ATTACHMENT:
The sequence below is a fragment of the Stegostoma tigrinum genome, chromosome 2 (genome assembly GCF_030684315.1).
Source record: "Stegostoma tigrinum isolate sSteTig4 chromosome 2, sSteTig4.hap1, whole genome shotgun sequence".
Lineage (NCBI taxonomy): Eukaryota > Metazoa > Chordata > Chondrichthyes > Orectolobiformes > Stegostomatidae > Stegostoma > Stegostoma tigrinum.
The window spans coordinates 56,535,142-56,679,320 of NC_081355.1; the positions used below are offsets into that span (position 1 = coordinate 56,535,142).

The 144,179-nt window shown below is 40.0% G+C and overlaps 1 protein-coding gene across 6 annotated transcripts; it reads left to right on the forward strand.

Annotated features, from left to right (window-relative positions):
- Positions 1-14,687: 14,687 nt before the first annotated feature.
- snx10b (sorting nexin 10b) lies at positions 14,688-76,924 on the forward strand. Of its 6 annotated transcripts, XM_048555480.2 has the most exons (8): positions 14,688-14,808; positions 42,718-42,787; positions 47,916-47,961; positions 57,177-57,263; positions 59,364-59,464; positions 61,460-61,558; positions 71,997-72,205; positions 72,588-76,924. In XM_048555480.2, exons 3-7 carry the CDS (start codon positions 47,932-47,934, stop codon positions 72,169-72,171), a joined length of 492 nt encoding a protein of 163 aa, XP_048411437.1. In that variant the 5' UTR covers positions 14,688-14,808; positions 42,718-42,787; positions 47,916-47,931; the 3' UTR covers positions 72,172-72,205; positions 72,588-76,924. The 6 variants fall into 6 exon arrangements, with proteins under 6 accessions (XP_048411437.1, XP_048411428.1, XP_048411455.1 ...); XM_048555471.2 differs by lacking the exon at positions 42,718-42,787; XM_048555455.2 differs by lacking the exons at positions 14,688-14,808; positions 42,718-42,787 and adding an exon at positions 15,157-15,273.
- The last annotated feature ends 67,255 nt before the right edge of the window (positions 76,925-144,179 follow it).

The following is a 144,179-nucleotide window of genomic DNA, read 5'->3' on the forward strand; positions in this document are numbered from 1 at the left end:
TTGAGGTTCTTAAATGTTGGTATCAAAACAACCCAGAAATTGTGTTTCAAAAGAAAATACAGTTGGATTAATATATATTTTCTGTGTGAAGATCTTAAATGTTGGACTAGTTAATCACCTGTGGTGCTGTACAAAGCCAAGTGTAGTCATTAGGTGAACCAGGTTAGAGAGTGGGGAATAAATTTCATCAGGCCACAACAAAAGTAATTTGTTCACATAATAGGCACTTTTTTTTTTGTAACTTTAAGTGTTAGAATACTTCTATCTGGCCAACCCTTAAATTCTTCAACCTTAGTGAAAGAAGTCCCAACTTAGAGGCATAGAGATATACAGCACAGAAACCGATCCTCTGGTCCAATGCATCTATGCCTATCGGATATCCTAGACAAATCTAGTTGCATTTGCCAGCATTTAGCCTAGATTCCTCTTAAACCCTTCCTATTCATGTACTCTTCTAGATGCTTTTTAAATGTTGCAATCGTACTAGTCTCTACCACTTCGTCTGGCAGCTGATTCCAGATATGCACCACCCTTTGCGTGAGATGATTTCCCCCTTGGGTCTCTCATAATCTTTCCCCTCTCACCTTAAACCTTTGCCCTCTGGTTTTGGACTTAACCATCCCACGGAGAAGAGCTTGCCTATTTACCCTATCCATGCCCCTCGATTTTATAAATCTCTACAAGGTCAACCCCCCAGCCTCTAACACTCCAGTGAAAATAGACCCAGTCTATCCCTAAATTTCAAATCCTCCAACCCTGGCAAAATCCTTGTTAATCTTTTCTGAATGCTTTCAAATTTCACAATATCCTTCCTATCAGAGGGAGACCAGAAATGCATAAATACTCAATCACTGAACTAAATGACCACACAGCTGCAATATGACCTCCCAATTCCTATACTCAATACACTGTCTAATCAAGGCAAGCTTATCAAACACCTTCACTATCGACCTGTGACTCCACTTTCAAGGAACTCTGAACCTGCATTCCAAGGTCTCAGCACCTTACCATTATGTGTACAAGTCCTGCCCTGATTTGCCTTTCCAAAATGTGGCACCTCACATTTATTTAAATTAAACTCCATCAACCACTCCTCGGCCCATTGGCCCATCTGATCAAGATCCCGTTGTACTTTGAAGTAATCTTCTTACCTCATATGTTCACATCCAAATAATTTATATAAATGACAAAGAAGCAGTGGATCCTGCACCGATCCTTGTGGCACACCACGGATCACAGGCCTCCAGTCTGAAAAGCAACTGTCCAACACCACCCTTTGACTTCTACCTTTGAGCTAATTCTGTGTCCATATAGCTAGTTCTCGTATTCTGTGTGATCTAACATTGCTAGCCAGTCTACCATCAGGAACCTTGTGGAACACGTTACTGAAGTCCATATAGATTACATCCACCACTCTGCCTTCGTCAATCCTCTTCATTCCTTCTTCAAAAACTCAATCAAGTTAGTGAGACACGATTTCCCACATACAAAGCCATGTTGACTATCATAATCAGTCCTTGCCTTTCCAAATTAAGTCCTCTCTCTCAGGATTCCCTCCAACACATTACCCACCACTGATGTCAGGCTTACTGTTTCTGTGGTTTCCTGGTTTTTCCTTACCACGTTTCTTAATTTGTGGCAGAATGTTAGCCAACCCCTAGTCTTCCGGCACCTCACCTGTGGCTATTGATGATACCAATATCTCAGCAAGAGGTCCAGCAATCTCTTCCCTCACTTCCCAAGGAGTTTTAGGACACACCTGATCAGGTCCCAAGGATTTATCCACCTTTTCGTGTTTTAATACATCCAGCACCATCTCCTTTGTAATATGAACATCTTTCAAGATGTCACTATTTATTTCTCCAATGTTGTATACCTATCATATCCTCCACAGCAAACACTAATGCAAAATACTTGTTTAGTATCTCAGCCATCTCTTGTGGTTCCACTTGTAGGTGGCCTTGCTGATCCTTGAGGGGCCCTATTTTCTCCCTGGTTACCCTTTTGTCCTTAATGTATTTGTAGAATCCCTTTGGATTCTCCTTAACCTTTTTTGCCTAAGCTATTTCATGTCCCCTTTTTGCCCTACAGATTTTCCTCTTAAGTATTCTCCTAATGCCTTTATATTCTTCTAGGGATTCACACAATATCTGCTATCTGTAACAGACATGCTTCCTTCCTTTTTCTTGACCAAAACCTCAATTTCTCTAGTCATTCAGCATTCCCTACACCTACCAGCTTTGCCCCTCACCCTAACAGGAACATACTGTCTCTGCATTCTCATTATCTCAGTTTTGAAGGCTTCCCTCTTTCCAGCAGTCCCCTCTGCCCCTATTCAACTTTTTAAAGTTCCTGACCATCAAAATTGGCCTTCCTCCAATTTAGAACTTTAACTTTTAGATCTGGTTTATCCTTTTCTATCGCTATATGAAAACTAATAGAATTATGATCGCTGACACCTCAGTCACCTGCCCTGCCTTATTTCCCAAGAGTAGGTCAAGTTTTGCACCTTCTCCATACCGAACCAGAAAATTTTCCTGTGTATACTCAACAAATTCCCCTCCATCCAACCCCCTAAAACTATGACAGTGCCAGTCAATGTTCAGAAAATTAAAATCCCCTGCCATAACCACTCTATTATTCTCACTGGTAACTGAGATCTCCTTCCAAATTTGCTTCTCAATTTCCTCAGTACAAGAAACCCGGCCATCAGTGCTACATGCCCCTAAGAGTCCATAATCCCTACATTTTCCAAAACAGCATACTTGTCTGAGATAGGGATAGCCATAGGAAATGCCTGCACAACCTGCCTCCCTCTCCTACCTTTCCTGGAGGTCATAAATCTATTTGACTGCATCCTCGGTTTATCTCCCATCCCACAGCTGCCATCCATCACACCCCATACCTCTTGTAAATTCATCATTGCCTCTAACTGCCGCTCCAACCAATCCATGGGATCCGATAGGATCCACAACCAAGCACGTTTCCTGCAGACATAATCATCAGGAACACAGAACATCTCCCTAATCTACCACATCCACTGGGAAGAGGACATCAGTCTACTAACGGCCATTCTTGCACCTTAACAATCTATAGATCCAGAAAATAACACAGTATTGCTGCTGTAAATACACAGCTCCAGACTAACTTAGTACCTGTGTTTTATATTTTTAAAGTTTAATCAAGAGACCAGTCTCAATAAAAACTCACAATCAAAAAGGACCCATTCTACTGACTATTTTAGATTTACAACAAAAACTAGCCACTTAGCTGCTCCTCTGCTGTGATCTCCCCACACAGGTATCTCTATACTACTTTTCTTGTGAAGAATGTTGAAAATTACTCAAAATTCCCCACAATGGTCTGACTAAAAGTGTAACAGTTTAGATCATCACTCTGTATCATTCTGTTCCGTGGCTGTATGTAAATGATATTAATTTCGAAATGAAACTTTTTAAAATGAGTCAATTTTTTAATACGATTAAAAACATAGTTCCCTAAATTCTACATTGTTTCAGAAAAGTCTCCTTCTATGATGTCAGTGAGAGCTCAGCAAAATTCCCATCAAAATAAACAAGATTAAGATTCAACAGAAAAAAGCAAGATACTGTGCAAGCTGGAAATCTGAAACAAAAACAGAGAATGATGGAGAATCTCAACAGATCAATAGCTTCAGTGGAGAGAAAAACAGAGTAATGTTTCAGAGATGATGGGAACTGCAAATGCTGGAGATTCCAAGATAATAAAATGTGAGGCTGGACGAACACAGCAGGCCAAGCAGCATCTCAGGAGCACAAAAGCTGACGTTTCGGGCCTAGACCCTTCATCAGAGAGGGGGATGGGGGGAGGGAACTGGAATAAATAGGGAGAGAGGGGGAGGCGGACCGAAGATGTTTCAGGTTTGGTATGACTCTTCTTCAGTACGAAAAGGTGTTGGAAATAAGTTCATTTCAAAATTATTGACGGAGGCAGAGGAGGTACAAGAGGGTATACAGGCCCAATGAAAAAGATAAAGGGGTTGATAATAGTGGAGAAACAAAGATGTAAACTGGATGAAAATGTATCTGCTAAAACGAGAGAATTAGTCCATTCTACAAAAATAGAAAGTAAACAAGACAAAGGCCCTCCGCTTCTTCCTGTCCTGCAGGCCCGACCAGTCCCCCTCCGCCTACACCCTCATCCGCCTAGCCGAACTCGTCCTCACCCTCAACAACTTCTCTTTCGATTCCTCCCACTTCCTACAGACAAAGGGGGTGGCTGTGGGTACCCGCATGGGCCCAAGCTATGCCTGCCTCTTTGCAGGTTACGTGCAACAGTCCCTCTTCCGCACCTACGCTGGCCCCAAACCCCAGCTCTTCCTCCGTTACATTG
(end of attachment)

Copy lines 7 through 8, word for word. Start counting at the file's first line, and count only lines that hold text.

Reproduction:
- Positions 1-14,687: 14,687 nt before the first annotated feature.
- snx10b (sorting nexin 10b) lies at positions 14,688-76,924 on the forward strand. Of its 6 annotated transcripts, XM_048555480.2 has the most exons (8): positions 14,688-14,808; positions 42,718-42,787; positions 47,916-47,961; positions 57,177-57,263; positions 59,364-59,464; positions 61,460-61,558; positions 71,997-72,205; positions 72,588-76,924. In XM_048555480.2, exons 3-7 carry the CDS (start codon positions 47,932-47,934, stop codon positions 72,169-72,171), a joined length of 492 nt encoding a protein of 163 aa, XP_048411437.1. In that variant the 5' UTR covers positions 14,688-14,808; positions 42,718-42,787; positions 47,916-47,931; the 3' UTR covers positions 72,172-72,205; positions 72,588-76,924. The 6 variants fall into 6 exon arrangements, with proteins under 6 accessions (XP_048411437.1, XP_048411428.1, XP_048411455.1 ...); XM_048555471.2 differs by lacking the exon at positions 42,718-42,787; XM_048555455.2 differs by lacking the exons at positions 14,688-14,808; positions 42,718-42,787 and adding an exon at positions 15,157-15,273.